Create a free profile to get unlimited access to exclusive videos, sweepstakes, and more!
Directed by Mark Raso (Kodachrome) and written by he and his brother Joseph (Sneakerella), the sci-fi horror thriller takes place in the immediate future and follows the fallout of a mysterious apocalyptic event that shuts down all electronics and sees most humans on Earth lose the ability to sleep. But in the midst of all the chaos and societal collapse is Matilda (Avengers: Infinity War's Ariana Greenblatt), a young girl who has miraculously retained the ability to still fall asleep. Now it's up to her mother Jill (Annihilation's Gina Rodriguez), an ex-soldier, and brother Noah (Heroes Reborn's Lucius Hoyos) to get her to the military hub where the only other person with the ability to sleep currently exists, as scientists and the military work to find a cure before everyone eventually succumbs to the perils of longterm sleep deprivation.
For Rodriguez, who actually shot the project two years ago, the idea of this dystopic horror film coming out while the world is still in the grips of a global pandemic, is a bit of a strange experience.
"The world was in a different space then. At the time there was no way I could have imagined that we would be going through what we're going through now in our world," Rodriguez tells SYFY WIRE. "And to think about the sci-fi projects all over that expand and extend our imagination, and how it's been feeling like the last year and a half has felt a little surreal at times."
The world within Awake is a bit surreal too, as all the various people in Jill's life and the wider world struggle against the effects of long-term insomnia with varying reactions. There are those who turn to religion right away, hoping for a miracle; while others turn to violence almost immediately, the lack of sleep reducing whatever inhibition they'd previously possessed. Compounding all this is the loss of technology which makes both survival and the search for a cure so much harder.
"Sleep deprivation was something that we went really deep into," Rodriguez says. "The idea that we could be hit with an electromagnetic wave that shuts down all technology, and just this idea of how often we are dependent on technology, and how much our bodies have become these robotic programs. So just the body breaking down... it is terrifying because it's very real. As someone who has a husband who had such terrible insomnia, it takes a toll on your body."
Most of the scares in Awake come not just from the unpredictability of the sleep-deprived people that Jill and her children encounter, but also their own reactions to the events around them, as she and her son fall further into sleepless states. "What's very scary is seeing a real person experience real trauma," Rodriguez says. "That's very frightening. And so that was cool that they played in that space versus putting anything surreal on it."
And what sets this film apart from other female-led dystopia horror movies like Bird Box and A Quiet Place Part II is the fact that as a widow and a mom who doesn't have legal custody of her kids, Jill is pretty much on her own right away, with not much of an outside support system beyond the kids' grandma and her own training.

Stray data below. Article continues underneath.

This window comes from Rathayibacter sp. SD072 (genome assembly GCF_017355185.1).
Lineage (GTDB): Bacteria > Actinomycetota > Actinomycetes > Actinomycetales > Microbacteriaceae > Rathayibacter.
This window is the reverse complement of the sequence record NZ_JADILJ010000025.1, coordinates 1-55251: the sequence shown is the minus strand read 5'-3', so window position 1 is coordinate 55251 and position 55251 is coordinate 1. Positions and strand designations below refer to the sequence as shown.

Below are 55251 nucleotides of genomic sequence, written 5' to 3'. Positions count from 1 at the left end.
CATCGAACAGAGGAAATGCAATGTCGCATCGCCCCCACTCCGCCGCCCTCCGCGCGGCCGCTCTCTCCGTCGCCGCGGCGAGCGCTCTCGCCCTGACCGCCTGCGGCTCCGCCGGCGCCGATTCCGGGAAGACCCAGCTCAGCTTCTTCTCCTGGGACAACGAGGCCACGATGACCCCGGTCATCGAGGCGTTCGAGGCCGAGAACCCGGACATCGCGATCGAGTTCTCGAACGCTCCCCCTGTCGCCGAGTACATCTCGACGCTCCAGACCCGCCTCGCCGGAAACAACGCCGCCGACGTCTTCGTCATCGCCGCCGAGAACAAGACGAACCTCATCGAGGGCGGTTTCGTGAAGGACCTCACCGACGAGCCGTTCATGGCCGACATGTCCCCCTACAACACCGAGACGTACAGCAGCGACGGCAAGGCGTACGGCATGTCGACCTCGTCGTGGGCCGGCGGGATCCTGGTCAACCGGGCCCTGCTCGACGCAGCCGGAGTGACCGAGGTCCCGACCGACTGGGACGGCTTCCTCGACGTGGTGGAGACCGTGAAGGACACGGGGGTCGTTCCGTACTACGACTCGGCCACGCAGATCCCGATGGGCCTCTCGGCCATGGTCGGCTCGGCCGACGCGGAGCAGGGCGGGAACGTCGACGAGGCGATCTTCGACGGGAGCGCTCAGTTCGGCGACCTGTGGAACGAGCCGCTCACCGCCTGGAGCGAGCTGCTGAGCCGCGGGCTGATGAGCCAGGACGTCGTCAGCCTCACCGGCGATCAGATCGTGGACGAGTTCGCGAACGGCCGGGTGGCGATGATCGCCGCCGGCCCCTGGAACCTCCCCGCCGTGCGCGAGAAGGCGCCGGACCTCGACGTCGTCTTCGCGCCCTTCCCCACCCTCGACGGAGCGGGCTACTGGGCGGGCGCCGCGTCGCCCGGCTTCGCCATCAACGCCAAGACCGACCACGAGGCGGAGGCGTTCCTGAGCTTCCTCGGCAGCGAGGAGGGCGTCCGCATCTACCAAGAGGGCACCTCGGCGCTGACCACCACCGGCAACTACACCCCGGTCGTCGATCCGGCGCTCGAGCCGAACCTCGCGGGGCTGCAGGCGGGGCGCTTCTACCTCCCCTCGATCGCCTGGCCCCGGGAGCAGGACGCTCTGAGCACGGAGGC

"She's trying to figure it out while battling her own demons and her own past," explains Rodriguez, who drew inspiration from her own mother while playing the part. "In some of our most difficult times, and even in my upbringing, when we had some difficult experiences, [my mom would rise] to challenges in a very selfless, logical, and deeply mindful way."
Rodriguez feels Jill exhibits that same kind of strength and pragmatism under pressure and is able to model that for her daughter, while not trying to hide her flaws either. "There were moments to really express a different feminine energy and go against a gender norm that is perpetuated, and really show that this woman has garnered so much from so many places and goes beyond her role as a mother," says the Carmen Sandiego and Jane the Virgin actor.
What's more, the apocalyptic situations that Jill and her kids find themselves in actually play to her strengths as an ex-soldier, as she works to keep them all alive even as the lack of sleep begins to take its toll. It's a stark contrast with the world at the beginning of the film, the one Jill is struggling to stay afloat in. Suddenly she knows what to do and how to react as all her training and knowledge kicks in.
"It's this idea that we do fit somewhere, our strengths do belong somewhere, and we all have this power in us," says Rodriguez of this shift in her character. "There are things that block that power or inner strength, and sometimes it's in these situations that someone discovers why they were equipped with [this], why they have always felt like they owned [it, but] didn't feel like there was a place for their power or their strength.
"That's what we were trying to really relay, which is just when you see someone, you don't know where they are, you don't know their backstory, and you don't know what they're capable of," Rodriguez adds. "And so empathy is so vital, and we are all extraordinary in our own right and in our own path."
Awake dawns on Netflix on June 9.